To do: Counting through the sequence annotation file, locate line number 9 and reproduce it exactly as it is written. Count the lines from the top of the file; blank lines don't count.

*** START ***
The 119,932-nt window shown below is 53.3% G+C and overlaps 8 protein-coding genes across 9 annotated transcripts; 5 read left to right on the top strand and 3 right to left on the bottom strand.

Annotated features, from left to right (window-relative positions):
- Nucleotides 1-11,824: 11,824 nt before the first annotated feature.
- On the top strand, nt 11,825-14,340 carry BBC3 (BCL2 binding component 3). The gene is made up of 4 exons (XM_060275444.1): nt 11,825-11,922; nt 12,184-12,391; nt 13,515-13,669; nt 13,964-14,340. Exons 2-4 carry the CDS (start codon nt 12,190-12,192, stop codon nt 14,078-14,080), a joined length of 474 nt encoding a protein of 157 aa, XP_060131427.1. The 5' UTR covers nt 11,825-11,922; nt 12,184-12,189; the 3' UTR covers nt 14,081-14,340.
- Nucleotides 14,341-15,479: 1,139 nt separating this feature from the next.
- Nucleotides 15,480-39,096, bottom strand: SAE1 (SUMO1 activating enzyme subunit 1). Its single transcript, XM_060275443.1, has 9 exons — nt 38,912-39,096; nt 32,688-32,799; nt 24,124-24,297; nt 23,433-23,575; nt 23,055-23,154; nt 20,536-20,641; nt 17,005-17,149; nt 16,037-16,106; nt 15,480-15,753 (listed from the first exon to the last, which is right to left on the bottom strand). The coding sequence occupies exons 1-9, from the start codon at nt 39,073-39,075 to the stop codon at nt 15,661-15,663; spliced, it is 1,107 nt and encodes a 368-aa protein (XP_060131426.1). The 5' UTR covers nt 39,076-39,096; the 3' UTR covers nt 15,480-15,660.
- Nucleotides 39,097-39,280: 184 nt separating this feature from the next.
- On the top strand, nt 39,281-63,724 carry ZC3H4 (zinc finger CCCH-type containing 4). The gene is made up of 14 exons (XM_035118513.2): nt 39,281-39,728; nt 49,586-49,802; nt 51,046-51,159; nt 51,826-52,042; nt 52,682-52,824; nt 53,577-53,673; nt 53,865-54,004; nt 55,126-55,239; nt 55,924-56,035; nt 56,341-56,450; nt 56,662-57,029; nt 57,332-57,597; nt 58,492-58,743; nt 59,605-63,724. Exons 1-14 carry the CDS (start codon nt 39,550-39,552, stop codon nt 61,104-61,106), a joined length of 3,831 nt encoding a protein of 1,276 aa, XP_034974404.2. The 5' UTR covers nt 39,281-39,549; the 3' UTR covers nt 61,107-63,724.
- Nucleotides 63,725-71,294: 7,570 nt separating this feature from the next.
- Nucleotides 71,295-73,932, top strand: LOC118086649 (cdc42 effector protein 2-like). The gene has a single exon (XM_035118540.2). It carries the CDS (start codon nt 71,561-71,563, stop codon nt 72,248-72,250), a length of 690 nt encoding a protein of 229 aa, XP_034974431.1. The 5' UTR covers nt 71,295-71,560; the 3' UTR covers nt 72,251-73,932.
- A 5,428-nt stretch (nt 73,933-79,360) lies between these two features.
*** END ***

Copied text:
- Nucleotides 63,725-71,294: 7,570 nt separating this feature from the next.